Ultimate magazine theme for WordPress.

Guyana, the world’s fastest growing economy, could grow by 100% in five years

  • The world’s fastest-growing economy is on track for growth of more than 100%, driven largely by gains from oil production and the export sector.
  • Guyana, a country in South America with a population of about 800,000 people, is expected to grow by 38% by the end of the year, according to current GDP forecasts from the International Monetary Fund.
  • BMI, a research unit of Fitch Solutions, also believes that “Guyana will experience explosive growth this year” – and is expected to rise by around 115% over the next five years.

The Demerara River in Guyana, South America.

Arterra | Universal Images Group | Getty Images

The world’s fastest-growing economy could be on track to expand more than 100% by 2028, largely driven by gains from oil production and the export sector, according to an analysis.

Guyana, a country in South America with a population of about 800,000 people, is expected to grow by 38% by the end of the year – an “extremely rapid” pace, according to the International Monetary Fund’s latest GDP forecasts.

The IMF is not alone in its optimism.

BMI, a research unit of Fitch Solutions, also believes that “Guyana will experience explosive growth this year,” said Andrew Trahan, head of country risk in Latin America.

He expects Guyana’s real GDP to increase by about 115% over the next five years.

“The exact extent of the increase [is] depends on how quickly additional oil production comes online,” he added.

BMI expects Guyana’s oil production to rise from around 390,000 barrels per day this year to over a million barrels per day in 2027 as an ExxonMobil-led consortium opens new offshore fields in the country’s Stabroek block.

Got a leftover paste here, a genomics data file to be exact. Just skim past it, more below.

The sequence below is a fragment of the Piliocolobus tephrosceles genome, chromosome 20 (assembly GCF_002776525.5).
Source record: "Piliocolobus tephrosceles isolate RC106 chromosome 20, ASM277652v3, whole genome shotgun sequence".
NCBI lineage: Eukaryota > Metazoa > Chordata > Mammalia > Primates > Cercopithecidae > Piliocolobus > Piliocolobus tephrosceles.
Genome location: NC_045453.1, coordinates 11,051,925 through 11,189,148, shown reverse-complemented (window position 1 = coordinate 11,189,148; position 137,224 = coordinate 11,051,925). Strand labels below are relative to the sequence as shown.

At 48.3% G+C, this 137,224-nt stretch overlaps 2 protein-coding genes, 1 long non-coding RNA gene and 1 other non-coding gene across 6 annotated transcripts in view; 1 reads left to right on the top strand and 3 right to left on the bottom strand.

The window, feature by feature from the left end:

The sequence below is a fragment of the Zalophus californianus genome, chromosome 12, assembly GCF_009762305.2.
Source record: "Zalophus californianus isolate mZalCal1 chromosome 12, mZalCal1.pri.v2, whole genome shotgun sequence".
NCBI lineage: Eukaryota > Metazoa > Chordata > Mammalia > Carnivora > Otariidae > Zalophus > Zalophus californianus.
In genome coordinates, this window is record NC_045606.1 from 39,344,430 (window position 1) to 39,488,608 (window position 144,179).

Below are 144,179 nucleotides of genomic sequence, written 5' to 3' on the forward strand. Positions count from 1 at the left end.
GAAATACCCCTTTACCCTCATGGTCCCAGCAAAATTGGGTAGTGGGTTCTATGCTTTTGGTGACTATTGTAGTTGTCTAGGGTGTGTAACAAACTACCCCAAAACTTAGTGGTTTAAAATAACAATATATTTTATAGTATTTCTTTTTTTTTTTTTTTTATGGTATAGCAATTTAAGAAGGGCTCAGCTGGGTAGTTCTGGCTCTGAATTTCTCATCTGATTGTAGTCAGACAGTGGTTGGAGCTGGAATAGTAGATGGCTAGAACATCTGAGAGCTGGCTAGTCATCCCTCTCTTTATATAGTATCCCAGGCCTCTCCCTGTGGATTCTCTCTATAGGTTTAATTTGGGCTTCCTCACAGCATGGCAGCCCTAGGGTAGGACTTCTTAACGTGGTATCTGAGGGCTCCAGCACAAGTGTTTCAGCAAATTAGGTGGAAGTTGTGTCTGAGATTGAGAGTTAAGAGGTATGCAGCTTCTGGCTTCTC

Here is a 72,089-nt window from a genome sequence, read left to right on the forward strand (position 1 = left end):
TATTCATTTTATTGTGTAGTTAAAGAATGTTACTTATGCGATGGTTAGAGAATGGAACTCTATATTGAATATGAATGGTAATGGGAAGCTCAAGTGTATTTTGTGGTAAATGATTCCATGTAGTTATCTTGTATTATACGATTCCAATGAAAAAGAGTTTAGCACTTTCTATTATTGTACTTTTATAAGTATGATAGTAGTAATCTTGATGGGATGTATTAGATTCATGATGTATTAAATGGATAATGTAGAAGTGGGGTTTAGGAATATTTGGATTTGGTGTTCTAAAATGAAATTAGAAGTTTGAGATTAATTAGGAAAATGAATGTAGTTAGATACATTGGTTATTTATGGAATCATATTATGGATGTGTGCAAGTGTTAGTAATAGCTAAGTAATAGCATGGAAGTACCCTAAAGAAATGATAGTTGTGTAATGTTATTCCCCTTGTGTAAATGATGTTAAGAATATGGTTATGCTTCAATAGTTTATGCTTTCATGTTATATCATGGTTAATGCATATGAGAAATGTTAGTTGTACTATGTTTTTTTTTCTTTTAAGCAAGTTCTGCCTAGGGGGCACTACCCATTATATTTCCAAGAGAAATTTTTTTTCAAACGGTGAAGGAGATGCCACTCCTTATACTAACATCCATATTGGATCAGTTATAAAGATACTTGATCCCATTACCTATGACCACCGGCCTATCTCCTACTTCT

Guyana’s Stabroek Block is a 6.6 million hectare offshore oil reservoir off the country’s Atlantic coast and holds an estimated 11 billion barrels of oil, according to ExxonMobil.

Over time, oil prices will be quite volatile and eventually remain low. Therefore, it is extremely important for Guyana to diversify its economy.

Valerie Marcel

Associate Fellow, Chatham House

“Guyana’s robust growth has been and will continue to be driven by a rapid expansion of oil production following a series of discoveries in recent years,” Trahan said, adding that higher oil production will bolster Guyana’s net exports.

According to the IMF, Guyana recorded GDP growth of 62.3% in 2022, the highest in the world.

In addition to expanding oil production through the commissioning of a third oil field, growth in Guyana’s non-oil sector has also been boosted by investments in transportation, housing and human capital recruitment. The IMF report highlighted that Guyana’s agricultural, mining and quarrying sectors are also performing well.

Trahan predicts the country will continue to be the world’s fastest-growing economy in 2023 and expects it to retain that title for at least the next two years.

“We expect this strong growth to continue in the coming years as oil production continues to rise and real GDP rises by around 115% between 2022 and 2028,” he said.

Guyana’s stronger energy exports will boost the country’s growth trajectory, as will the side effects of strong investment, new employment opportunities and increasing government revenues.

However, the optimistic outlook is not without risks.

Guyana has rapidly evolved from one of the poorest Caribbean countries to an economy that is “showing exceptional growth,” Valerie Marcel, associate fellow at think tank Chatham House, told CNBC by email.

The positive growth trajectory will continue, but this depends on the country’s political stability and high oil prices.

“Over time, oil prices will be very volatile and will eventually remain low. Therefore, it is extremely important for Guyana to diversify its economy,” said Marcel.

Like any country dependent on oil revenues, Guyana poses risks – particularly when it comes to corruption and Dutch disease, she warned. Dutch disease is an economic term that refers to the negative effects resulting from rapid development due to newly mined resources, paradoxically harming the overall economy.

The BMI also sees significant political risks.

“Guyana is a country with a history of deep divisions between its Indo- and Afro-Guyanese populations and it struggles with corruption and organized crime,” Trahan said. The influx of oil profits could exacerbate divisions, he said.

Comments are closed.